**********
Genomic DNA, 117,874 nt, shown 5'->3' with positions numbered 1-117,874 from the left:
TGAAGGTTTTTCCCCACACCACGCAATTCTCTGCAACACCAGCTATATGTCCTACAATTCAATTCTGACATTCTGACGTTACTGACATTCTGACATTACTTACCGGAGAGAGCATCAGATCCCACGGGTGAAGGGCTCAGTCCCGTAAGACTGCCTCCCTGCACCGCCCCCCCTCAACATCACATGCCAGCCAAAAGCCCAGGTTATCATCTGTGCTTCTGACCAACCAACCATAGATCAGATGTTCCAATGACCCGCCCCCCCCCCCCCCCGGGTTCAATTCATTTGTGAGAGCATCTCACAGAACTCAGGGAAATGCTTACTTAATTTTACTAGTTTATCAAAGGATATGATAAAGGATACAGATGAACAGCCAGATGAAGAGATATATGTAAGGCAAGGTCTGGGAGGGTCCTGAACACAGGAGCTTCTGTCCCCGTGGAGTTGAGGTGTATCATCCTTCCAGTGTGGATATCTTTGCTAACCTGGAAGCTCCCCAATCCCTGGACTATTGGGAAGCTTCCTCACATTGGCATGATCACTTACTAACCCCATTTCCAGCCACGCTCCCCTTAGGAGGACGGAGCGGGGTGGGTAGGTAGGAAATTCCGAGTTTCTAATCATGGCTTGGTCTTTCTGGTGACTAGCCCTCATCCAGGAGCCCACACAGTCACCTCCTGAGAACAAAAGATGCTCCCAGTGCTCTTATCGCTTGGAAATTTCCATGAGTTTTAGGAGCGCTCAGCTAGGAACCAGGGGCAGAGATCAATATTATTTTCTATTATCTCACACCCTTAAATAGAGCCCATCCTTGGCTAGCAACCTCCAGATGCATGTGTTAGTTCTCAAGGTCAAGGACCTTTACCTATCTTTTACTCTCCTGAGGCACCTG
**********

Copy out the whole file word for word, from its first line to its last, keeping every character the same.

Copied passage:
Genomic DNA, 117,874 nt, shown 5'->3' with positions numbered 1-117,874 from the left:
TGAAGGTTTTTCCCCACACCACGCAATTCTCTGCAACACCAGCTATATGTCCTACAATTCAATTCTGACATTCTGACGTTACTGACATTCTGACATTACTTACCGGAGAGAGCATCAGATCCCACGGGTGAAGGGCTCAGTCCCGTAAGACTGCCTCCCTGCACCGCCCCCCCTCAACATCACATGCCAGCCAAAAGCCCAGGTTATCATCTGTGCTTCTGACCAACCAACCATAGATCAGATGTTCCAATGACCCGCCCCCCCCCCCCCCCGGGTTCAATTCATTTGTGAGAGCATCTCACAGAACTCAGGGAAATGCTTACTTAATTTTACTAGTTTATCAAAGGATATGATAAAGGATACAGATGAACAGCCAGATGAAGAGATATATGTAAGGCAAGGTCTGGGAGGGTCCTGAACACAGGAGCTTCTGTCCCCGTGGAGTTGAGGTGTATCATCCTTCCAGTGTGGATATCTTTGCTAACCTGGAAGCTCCCCAATCCCTGGACTATTGGGAAGCTTCCTCACATTGGCATGATCACTTACTAACCCCATTTCCAGCCACGCTCCCCTTAGGAGGACGGAGCGGGGTGGGTAGGTAGGAAATTCCGAGTTTCTAATCATGGCTTGGTCTTTCTGGTGACTAGCCCTCATCCAGGAGCCCACACAGTCACCTCCTGAGAACAAAAGATGCTCCCAGTGCTCTTATCGCTTGGAAATTTCCATGAGTTTTAGGAGCGCTCAGCTAGGAACCAGGGGCAGAGATCAATATTATTTTCTATTATCTCACACCCTTAAATAGAGCCCATCCTTGGCTAGCAACCTCCAGATGCATGTGTTAGTTCTCAAGGTCAAGGACCTTTACCTATCTTTTACTCTCCTGAGGCACCTG